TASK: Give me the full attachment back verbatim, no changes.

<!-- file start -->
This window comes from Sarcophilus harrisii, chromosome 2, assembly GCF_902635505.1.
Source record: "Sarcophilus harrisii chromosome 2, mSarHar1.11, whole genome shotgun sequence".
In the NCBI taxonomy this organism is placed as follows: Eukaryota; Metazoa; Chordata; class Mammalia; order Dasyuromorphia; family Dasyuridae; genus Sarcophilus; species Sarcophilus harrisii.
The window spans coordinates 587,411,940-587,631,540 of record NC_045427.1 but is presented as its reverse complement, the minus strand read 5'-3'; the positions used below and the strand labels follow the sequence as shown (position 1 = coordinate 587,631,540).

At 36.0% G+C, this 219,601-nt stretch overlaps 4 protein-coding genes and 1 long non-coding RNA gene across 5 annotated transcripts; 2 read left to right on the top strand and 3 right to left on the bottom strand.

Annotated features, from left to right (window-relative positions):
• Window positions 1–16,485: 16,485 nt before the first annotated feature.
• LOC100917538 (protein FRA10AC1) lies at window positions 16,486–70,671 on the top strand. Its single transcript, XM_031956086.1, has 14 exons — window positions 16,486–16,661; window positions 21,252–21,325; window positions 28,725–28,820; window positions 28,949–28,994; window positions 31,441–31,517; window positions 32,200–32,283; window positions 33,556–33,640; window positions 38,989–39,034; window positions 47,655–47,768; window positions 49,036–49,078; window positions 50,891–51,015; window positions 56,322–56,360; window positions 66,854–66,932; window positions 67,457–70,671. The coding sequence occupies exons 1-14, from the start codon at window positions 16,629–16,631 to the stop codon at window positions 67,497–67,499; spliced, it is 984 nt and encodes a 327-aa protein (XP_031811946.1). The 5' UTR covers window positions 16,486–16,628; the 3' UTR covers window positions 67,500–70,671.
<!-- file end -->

This window comes from Sarcophilus harrisii, chromosome 2, assembly GCF_902635505.1.
Source record: "Sarcophilus harrisii chromosome 2, mSarHar1.11, whole genome shotgun sequence".
In the NCBI taxonomy this organism is placed as follows: Eukaryota; Metazoa; Chordata; class Mammalia; order Dasyuromorphia; family Dasyuridae; genus Sarcophilus; species Sarcophilus harrisii.
The window spans coordinates 587,411,940-587,631,540 of record NC_045427.1 but is presented as its reverse complement, the minus strand read 5'-3'; the positions used below and the strand labels follow the sequence as shown (position 1 = coordinate 587,631,540).

At 36.0% G+C, this 219,601-nt stretch overlaps 4 protein-coding genes and 1 long non-coding RNA gene across 5 annotated transcripts; 2 read left to right on the top strand and 3 right to left on the bottom strand.

Annotated features, from left to right (window-relative positions):
• Window positions 1–16,485: 16,485 nt before the first annotated feature.
• LOC100917538 (protein FRA10AC1) lies at window positions 16,486–70,671 on the top strand. Its single transcript, XM_031956086.1, has 14 exons — window positions 16,486–16,661; window positions 21,252–21,325; window positions 28,725–28,820; window positions 28,949–28,994; window positions 31,441–31,517; window positions 32,200–32,283; window positions 33,556–33,640; window positions 38,989–39,034; window positions 47,655–47,768; window positions 49,036–49,078; window positions 50,891–51,015; window positions 56,322–56,360; window positions 66,854–66,932; window positions 67,457–70,671. The coding sequence occupies exons 1-14, from the start codon at window positions 16,629–16,631 to the stop codon at window positions 67,497–67,499; spliced, it is 984 nt and encodes a 327-aa protein (XP_031811946.1). The 5' UTR covers window positions 16,486–16,628; the 3' UTR covers window positions 67,500–70,671.